WASHINGTON (AP) — Growing security threats from Islamist militants and China’s increasing influence throughout Africa are topping the agenda as Secretary of State Hillary Rodham Clinton begins an 11-day swing around the continent.
Clinton departs Tuesday for her latest marathon overseas journey, which will take her to at least six African nations, including the world’s newest country, South Sudan, as well as Uganda, Kenya, Malawi and South Africa.
She will start the tour in Senegal, where U.S. officials say she will give a speech warning African states about the potential perils of Chinese investment, which many development experts claim enriches China at Africa’s expense. She will say that proper development will blunt the appeal of extremist groups that are gaining power in Nigeria and Mali and still threaten Somalia.
Without mentioning China by name, Clinton will urge African leaders to carefully consider projects proposed by foreign countries that do not demand complete accountability and may encourage corruption to the detriment of the people of some of the world’s most impoverished nations, according to the officials who spoke on condition of anonymity because they were not authorized to preview the speech.
The United States is increasingly concerned about China’s growing interest in Africa, the result of its massive demand for energy and natural resources to fuel its exploding economy. U.S. officials, including Clinton, have in the past expressed deep reservations that China is exploiting Africa’s raw materials without regard for human rights and democratic principles.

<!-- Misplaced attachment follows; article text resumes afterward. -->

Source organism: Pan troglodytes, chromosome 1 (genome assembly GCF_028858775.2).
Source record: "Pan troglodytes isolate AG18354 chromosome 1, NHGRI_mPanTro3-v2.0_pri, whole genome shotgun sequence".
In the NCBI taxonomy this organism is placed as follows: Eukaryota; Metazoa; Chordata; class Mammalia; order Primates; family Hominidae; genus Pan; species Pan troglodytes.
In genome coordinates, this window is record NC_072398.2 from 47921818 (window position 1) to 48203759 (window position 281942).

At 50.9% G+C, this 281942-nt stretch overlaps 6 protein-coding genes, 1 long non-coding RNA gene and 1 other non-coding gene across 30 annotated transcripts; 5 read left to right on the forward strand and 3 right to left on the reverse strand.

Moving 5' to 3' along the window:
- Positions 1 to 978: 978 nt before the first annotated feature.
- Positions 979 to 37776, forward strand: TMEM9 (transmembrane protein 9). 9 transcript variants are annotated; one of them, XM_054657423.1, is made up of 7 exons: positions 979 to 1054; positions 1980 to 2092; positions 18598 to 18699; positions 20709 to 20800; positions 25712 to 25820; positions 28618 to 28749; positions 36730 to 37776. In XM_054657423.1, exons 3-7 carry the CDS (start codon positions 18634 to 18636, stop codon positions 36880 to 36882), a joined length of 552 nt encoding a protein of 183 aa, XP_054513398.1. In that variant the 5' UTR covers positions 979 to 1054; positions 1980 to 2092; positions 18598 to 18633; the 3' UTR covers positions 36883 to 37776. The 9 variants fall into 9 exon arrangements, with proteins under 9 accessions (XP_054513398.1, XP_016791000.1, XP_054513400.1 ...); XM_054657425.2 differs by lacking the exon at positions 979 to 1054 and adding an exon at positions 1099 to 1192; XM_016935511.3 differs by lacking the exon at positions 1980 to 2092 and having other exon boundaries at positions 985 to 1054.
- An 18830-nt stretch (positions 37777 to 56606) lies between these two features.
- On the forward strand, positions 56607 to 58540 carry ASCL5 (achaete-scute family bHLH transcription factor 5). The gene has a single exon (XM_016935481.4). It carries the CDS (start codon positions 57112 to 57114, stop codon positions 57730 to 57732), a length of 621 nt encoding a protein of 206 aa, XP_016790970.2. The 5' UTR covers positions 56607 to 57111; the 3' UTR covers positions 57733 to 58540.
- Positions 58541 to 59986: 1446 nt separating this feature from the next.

State Department spokeswoman Victoria Nuland said in a statement that Clinton will use the speech in Dakar to laud Senegal’s democracy and “highlight America’s approach to partnership” across Africa.
Other officials said she would call on Africa’s elites and peoples to recognize that their best chances for achieving good governance and better living standards lie with cooperation with responsible partners, like the U.S.
From Senegal, Clinton will traverse the continent to visit South Sudan, Uganda and Kenya.
In South Sudan, she will congratulate leaders on the anniversary of the creation of their country after it split with Sudan. But she also will stress the need for the nascent state to make “progress in negotiations with Sudan to reach agreement on issues related to security, oil and citizenship.”
Worsening relations between Juba and Khartoum have threatened to re-ignite what had been Africa’s longest-running civil war when it ended with a historic peace treaty in 2005. Clinton will be visiting as the United Nations debates possible new measures to ease unresolved tensions that have risen steadily since South Sudan became independent.
In Uganda, where the U.S. recently has deployed a small number of special forces troops to help African militaries combat the brutal Lord’s Resistance Army of Joseph Kony, Clinton will return to the security theme.
She will highlight the fact that Uganda is a “key U.S. partner” in regional security efforts and note that American troops are also training Ugandan soldiers, who make up the biggest contingent of an African Union force operating in Somalia to help defend the largely powerless government there from Islamic militants.
Clinton is also expected to raise human rights issues, particularly those related to the gay and lesbian communities in Uganda, which have come under increasing attack from conservative religious figures and lawmakers.
From Uganda, Clinton will travel to Kenya, where in addition to urging Kenyan leaders to hold peaceful, free and fair national elections in 2013, she will also meet Somali officials and underscore U.S. support for completing a planned political transition later in August.
After a brief stop in Malawi, Clinton then heads to South Africa, where she will continue a strategic dialogue with South African officials, promote U.S. business in the country and pay her respects to former President Nelson Mandela, who recently celebrated his 94th birthday.
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